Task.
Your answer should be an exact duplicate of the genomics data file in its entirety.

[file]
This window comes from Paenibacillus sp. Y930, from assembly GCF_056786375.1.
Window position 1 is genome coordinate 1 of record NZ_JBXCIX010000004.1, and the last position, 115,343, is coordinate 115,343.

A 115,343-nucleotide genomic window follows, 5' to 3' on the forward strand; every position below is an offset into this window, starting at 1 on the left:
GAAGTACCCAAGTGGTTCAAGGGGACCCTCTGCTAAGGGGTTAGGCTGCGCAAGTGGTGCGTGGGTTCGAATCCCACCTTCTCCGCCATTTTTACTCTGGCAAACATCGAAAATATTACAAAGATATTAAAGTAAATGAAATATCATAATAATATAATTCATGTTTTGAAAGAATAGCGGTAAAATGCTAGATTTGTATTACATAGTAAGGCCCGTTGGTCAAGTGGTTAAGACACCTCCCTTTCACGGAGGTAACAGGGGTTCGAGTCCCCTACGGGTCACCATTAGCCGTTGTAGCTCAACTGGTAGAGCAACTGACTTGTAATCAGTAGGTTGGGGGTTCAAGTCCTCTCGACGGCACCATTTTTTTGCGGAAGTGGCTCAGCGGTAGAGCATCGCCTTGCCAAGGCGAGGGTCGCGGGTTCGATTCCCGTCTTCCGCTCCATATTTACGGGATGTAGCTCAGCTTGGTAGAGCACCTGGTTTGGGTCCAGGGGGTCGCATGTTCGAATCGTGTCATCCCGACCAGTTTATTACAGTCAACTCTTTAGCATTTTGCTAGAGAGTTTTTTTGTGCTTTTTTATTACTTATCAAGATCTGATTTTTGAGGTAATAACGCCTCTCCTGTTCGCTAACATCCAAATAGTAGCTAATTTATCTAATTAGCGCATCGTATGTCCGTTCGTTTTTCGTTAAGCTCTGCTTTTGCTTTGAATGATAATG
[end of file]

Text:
This window comes from Paenibacillus sp. Y930, from assembly GCF_056786375.1.
Window position 1 is genome coordinate 1 of record NZ_JBXCIX010000004.1, and the last position, 115,343, is coordinate 115,343.

A 115,343-nucleotide genomic window follows, 5' to 3' on the forward strand; every position below is an offset into this window, starting at 1 on the left:
GAAGTACCCAAGTGGTTCAAGGGGACCCTCTGCTAAGGGGTTAGGCTGCGCAAGTGGTGCGTGGGTTCGAATCCCACCTTCTCCGCCATTTTTACTCTGGCAAACATCGAAAATATTACAAAGATATTAAAGTAAATGAAATATCATAATAATATAATTCATGTTTTGAAAGAATAGCGGTAAAATGCTAGATTTGTATTACATAGTAAGGCCCGTTGGTCAAGTGGTTAAGACACCTCCCTTTCACGGAGGTAACAGGGGTTCGAGTCCCCTACGGGTCACCATTAGCCGTTGTAGCTCAACTGGTAGAGCAACTGACTTGTAATCAGTAGGTTGGGGGTTCAAGTCCTCTCGACGGCACCATTTTTTTGCGGAAGTGGCTCAGCGGTAGAGCATCGCCTTGCCAAGGCGAGGGTCGCGGGTTCGATTCCCGTCTTCCGCTCCATATTTACGGGATGTAGCTCAGCTTGGTAGAGCACCTGGTTTGGGTCCAGGGGGTCGCATGTTCGAATCGTGTCATCCCGACCAGTTTATTACAGTCAACTCTTTAGCATTTTGCTAGAGAGTTTTTTTGTGCTTTTTTATTACTTATCAAGATCTGATTTTTGAGGTAATAACGCCTCTCCTGTTCGCTAACATCCAAATAGTAGCTAATTTATCTAATTAGCGCATCGTATGTCCGTTCGTTTTTCGTTAAGCTCTGCTTTTGCTTTGAATGATAATG